Sugarfreejelly Tue 04-Feb-20 06:34:42

Have you tried letting him sleep with you - either in your bed or in your room in a different bed?

Spanneroo Tue 04-Feb-20 06:45:45

I was going to suggest co-sleeping or rooming in, too. If it means you all sleep then surely it's worth it. You probably won't need to do it for long, and can reintroduce his own room in a couple of months once his sleep is back where it should be.

jellycatspyjamas Tue 04-Feb-20 07:32:40

You sound knackered. I’m not sure I have any useful suggestions - my two slept well initially but now can be up and down though not to the extent your two are.

One thing that saves my sanity is ever few months my DH or I will book a room in a local premier inn type place and get a good nights sleep. It means the other deals with the kids overnight but you do feel better just for getting some rest. Might be worth thinking about as a temporary respite for you and your partner.

jellycatspyjamas Tue 04-Feb-20 07:40:05

I have considered that he may now feel safe and consequently he is able to start processing his trauma which may be keeping him awake
He doesn’t sound like a child who feels safe tbh, and it sounds like he’s never slept really since he moved to you. I don’t say that to be mean but it may be you need to spend time really working on attachment - maybe doing theraplay exercises with him, hide and seek type games, and talking him through his routine etc. All the “external” stuff won’t help if he’s feeling anxious in himself. Do you know what bedtime was like pre-foster care - if that was a traumatic time for him he may really struggle with nighttime.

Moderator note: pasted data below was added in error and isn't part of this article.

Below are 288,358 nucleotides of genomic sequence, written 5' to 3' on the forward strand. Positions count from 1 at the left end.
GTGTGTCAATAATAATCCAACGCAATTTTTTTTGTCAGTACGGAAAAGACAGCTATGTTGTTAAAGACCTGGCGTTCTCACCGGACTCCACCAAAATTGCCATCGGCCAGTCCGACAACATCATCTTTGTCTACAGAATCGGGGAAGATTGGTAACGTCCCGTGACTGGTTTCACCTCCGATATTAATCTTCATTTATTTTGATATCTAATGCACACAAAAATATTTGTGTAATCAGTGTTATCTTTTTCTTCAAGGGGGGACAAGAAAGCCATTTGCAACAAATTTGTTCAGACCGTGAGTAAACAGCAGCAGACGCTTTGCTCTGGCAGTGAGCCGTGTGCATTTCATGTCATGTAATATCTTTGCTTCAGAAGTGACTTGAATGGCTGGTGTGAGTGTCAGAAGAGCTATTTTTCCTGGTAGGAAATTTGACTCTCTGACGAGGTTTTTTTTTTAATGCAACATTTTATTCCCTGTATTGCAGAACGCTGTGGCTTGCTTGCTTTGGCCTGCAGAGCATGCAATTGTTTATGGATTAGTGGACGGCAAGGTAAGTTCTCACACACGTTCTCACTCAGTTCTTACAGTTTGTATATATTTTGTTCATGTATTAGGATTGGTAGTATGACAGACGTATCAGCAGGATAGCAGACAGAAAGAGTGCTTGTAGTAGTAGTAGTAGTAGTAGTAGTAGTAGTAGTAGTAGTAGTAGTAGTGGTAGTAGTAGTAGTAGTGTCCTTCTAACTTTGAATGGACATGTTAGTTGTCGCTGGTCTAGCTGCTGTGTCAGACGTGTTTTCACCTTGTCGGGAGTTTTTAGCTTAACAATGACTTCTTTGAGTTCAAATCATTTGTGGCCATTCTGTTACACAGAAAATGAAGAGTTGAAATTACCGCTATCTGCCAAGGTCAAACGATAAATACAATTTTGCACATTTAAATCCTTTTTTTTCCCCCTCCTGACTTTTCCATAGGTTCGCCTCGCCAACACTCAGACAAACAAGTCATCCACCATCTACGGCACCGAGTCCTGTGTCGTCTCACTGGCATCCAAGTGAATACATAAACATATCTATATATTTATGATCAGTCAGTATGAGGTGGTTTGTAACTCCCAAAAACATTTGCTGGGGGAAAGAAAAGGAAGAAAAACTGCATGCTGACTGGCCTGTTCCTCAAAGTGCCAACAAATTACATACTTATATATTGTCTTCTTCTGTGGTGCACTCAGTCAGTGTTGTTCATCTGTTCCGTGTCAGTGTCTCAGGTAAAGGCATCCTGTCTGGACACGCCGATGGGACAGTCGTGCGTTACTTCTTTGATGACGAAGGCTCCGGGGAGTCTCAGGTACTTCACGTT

Poor soul, you sound worn out.

Clarabeau78 Tue 04-Feb-20 07:42:19

Hi
Our stories are almost identical so here is what we have done not saying its right but it has worked for us.
We co slept for about 8 weeks and we had lovely sleep 😊 he had no problem at all so I thought sleep is not the problem it's the in own bed. We integrate him slowly into bed with a reward so after sleeping a few nights he could have a reward then a few more nights and repeat extending amount of time to the point he now does it naturally and the reward stopped.
If he does wake up and is naughty and we have had some epic meltdown he looses something. He loves playing with hubby in morning b4 my hubby works so if he continues waking up we say daddy too tired coz u woke him up so he can't play which he doesn't like and 9 out of 10 times works so he generally stops shouting for daddy. If he then has no energy next day or tired I explain that because he did what he did etc we can't do that today which again he hates and don't get me wrong we have tears anger the lot but I persevere and reiterate how it was his silly bedtime that has stopped him having this day and again we might have it a couple of days but he does understand the importance of sleep = what he can do the next day.